Chinese soldiers blew up wooden houses and other debris Sunday in the Tangjiashan lake formed by the May 12 earthquake that killed nearly 70,000 people. Draining the lake by speeding the flow of water into a spillway has become a priority in government efforts to head off another catastrophe. More than 1 million people who live downriver are threatened by imminent flooding.
Israel and the Palestinians have agreed to start drafting sections of a proposed peace accord that addresses the main issues of their conflict, Ahmed Qureia, the chief Palestinian negotiator, said Saturday. It is the first time since negotiations resumed more than six months ago that anything will be put to paper on final borders, the status of disputed Jerusalem, and the future of Palestinian refugees. Israeli government officials declined to comment.
Tokyo police arrested a man Sunday who drove a rented truck into a crowd of pedestrians and then went on a random midday stabbing rampage that left six people dead and 12 wounded. The accused said he was in a depressed state.
Venezuelan President Hugo Chávez said Saturday that his government would soon amend a controversial new law to allay fears of citizens required to act as informants if authorities believe they have information on national security threats. The law would have punished noncooperative citizens with up to four years in prison. Above, Chávez greets supporters as he attended a meeting Saturday in Maracaibo.
Iraqi Prime Minister Nouri al-Maliki told visiting Iranian President Mahmoud Ahma-dinejad Sunday that Iraq's government will not allow the country to become a launching pad for an attack on its neighbor. Iran strongly opposes a long-term security arrangement that Washington and Baghdad hope to finish by mid-summer.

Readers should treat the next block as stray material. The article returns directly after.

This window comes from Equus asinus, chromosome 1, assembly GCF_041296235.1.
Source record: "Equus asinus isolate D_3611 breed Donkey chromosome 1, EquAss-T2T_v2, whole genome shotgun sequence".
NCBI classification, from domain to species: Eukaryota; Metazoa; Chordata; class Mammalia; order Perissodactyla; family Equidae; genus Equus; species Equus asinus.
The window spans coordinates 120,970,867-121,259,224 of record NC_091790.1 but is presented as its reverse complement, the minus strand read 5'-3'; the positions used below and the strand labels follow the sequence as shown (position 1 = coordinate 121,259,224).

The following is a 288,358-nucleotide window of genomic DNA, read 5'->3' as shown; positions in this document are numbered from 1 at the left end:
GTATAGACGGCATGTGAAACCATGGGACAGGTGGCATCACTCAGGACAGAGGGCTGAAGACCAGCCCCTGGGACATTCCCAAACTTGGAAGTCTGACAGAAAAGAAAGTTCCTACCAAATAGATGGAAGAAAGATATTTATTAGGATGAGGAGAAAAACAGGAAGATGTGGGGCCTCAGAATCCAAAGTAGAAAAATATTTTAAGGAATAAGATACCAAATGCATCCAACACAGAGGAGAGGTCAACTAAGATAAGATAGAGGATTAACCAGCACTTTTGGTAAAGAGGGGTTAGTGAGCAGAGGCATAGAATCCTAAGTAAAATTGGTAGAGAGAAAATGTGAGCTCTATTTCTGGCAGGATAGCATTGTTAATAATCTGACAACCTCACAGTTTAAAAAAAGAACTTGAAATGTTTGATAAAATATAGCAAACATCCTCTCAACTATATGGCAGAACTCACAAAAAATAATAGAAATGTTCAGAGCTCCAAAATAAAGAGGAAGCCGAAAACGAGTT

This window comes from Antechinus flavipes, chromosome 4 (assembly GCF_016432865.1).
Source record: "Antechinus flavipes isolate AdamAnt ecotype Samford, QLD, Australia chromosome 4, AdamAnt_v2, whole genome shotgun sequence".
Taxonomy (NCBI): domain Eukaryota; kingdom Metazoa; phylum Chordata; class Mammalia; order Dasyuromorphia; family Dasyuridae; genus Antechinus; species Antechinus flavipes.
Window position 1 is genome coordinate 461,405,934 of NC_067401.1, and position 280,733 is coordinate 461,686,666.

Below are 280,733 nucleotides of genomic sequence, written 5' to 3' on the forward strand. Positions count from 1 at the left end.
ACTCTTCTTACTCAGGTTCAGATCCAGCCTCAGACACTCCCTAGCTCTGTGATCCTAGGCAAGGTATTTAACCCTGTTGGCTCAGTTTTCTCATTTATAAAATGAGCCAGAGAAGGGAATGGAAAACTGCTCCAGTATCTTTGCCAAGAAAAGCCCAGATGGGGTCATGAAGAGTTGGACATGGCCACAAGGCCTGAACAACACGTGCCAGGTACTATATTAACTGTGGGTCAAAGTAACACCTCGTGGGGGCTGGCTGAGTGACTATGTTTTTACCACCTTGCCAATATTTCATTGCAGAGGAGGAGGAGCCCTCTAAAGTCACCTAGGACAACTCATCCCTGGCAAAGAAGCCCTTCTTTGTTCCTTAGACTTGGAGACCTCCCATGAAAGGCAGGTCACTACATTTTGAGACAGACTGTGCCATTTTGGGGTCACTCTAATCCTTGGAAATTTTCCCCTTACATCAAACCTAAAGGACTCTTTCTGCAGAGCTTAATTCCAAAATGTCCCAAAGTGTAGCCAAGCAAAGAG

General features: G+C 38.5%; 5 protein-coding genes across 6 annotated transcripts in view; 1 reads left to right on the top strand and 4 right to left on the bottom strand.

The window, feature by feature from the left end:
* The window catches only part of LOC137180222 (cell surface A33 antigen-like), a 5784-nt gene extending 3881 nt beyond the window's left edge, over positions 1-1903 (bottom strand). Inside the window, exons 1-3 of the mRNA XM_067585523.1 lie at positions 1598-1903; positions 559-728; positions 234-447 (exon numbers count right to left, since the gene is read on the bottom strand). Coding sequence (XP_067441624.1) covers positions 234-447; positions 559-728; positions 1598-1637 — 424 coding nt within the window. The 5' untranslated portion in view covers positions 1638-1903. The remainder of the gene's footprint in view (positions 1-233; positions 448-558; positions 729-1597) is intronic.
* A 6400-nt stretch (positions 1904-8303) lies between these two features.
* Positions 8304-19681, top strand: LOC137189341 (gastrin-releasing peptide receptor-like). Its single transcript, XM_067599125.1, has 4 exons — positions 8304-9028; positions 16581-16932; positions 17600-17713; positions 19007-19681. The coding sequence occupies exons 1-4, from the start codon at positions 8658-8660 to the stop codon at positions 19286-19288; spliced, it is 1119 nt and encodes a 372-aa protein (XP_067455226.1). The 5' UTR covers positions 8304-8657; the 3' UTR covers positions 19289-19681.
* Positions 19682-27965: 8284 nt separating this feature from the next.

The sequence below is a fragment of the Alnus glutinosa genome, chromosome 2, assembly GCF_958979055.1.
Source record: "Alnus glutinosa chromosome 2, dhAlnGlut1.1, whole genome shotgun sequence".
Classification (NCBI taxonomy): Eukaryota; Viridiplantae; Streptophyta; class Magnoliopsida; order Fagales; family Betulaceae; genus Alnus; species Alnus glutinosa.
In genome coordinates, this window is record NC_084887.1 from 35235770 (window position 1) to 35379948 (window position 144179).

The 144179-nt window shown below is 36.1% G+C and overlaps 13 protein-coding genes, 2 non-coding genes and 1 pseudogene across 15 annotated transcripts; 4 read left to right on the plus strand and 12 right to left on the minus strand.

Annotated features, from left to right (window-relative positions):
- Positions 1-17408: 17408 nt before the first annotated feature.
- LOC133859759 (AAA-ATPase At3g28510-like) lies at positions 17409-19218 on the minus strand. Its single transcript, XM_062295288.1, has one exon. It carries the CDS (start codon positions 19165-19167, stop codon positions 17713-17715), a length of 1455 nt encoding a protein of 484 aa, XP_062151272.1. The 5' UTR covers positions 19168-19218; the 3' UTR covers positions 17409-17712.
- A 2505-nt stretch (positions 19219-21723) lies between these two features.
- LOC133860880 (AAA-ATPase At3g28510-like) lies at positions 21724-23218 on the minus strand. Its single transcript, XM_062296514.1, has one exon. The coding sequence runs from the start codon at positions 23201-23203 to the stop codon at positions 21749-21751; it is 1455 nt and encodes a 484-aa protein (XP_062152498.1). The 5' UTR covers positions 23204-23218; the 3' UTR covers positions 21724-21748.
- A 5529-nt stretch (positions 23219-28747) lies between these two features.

A junior party in Pakistan's coalition government called Sunday for the impeachment of President Pervez Musharraf after the longtime US ally in the war on terror deflected rising calls for his resignation. Musharraf also denied he planned to go into exile. The infighting comes as the country faces a dire economic situation and ongoing militancy in its regions bordering Afghanistan.
In what some observers call mostly a symbolic gesture, the government of Indonesia's mountainous Gorontalo Province has begun requiring prospective newlyweds to plant 10 tree seedlings as part of a nationwide "re-greening" initiative. Illegal logging endangers Indonesia's forests.
Severe restrictions placed on purse-seine tuna fishing in the eastern tropical Pacific Ocean since the early 1990s appear to be having their intended effect in restoring dolphin populations, according to biologists with the US National Oceanic and Atmospheric Administration. Because they got caught in the tuna nets, the number of northeastern offshore spotted and eastern spinner dolphins dropped by as much as 80 percent between 1960 and 1990.